There is no legitimate exception to the Second Amendment for military-style weapons, because military-style weapons are precisely what the Second Amendment guarantees our right to keep and bear. The purpose of the Second Amendment is to secure our ability to oppose enemies foreign and domestic, a guarantee against disorder and tyranny. Consider the words of Supreme Court justice Joseph Story — who was, it bears noting, appointed to the Court by the guy who wrote the Constitution:

The importance of this article will scarcely be doubted by any persons, who have duly reflected upon the subject. The militia is the natural defense of a free country against sudden foreign invasions, domestic insurrections, and domestic usurpations of power by rulers. It is against sound policy for a free people to keep up large military establishments and standing armies in time of peace, both from the enormous expenses, with which they are attended, and the facile means, which they afford to ambitious and unprincipled rulers, to subvert the government, or trample upon the rights of the people. The right of the citizens to keep and bear arms has justly been considered, as the palladium of the liberties of a republic; since it offers a strong moral check against the usurpation and arbitrary power of rulers; and will generally, even if these are successful in the first instance, enable the people to resist and triumph over them.

“Usurpation and arbitrary power of the rulers” — not Bambi, not burglars. While your granddad’s .30-06 is a good deal more powerful than the .223 rifles that give blue-state types the howling fantods, that is not what we have a constitutional provision to protect. Liberals are forever asking: “Why would anybody need a gun like that?” And the answer is: because we are not serfs. We are a free people living under a republic of our own construction. We may consent to be governed, but we will not be ruled.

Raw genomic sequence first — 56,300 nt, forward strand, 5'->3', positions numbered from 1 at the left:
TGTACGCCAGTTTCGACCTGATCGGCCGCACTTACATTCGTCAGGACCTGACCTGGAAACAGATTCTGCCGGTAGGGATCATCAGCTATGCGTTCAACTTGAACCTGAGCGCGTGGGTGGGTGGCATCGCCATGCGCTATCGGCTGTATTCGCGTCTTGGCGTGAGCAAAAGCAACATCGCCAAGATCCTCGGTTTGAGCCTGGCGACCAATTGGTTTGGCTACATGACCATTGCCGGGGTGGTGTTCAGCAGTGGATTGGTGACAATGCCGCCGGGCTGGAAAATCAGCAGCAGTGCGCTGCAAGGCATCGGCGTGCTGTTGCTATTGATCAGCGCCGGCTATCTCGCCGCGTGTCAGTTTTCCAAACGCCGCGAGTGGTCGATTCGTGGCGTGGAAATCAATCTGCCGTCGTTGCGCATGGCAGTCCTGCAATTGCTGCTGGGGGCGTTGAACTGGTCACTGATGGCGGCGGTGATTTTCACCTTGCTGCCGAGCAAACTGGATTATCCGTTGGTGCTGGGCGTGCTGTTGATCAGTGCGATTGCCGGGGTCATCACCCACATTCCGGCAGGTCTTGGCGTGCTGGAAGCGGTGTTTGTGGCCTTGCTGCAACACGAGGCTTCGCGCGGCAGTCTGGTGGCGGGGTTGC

The right to keep and bear arms is a civil right. If you doubt that, consider the history of arms control in England, where members of the Catholic minority (and non-Protestants generally) were prohibited from bearing arms as part of the campaign of general political oppression against them. The Act of Disenfranchisement was still in effect when our Constitution was being written, a fact that surely was on the mind of such Founding Fathers as Daniel Carroll, to say nothing of his brother, Archbishop John Carroll.

The Second Amendment speaks to the nature of the relationship between citizen and state. Brett may think that such a notion is an antiquated relic of the 18th century, but then he should be arguing for wholesale repeal of the Second Amendment rather than presenting — what’s the word? — disingenuous arguments about what it means and the purpose behind it.

If we want to reduce the level of criminal violence in our society, we should start by demanding that the police and criminal-justice bureaucracies do their job. Massacres such as Sandy Hook catch our attention because they are so unusual. But a great deal of the commonplace violence in our society is preventable. Brett here might look to his hometown: There were 1,662 murders in New York City from 2003 to 2005, and a New York Times analysis of the data found that in 90 percent of the cases, the killer had a prior criminal record. (About half the victims did, too.) Events such as Sandy Hook may come out of nowhere, but the great majority of murders do not. The police function in essence as a janitorial service, cleaning up the mess created in part by our dysfunctional criminal-justice system.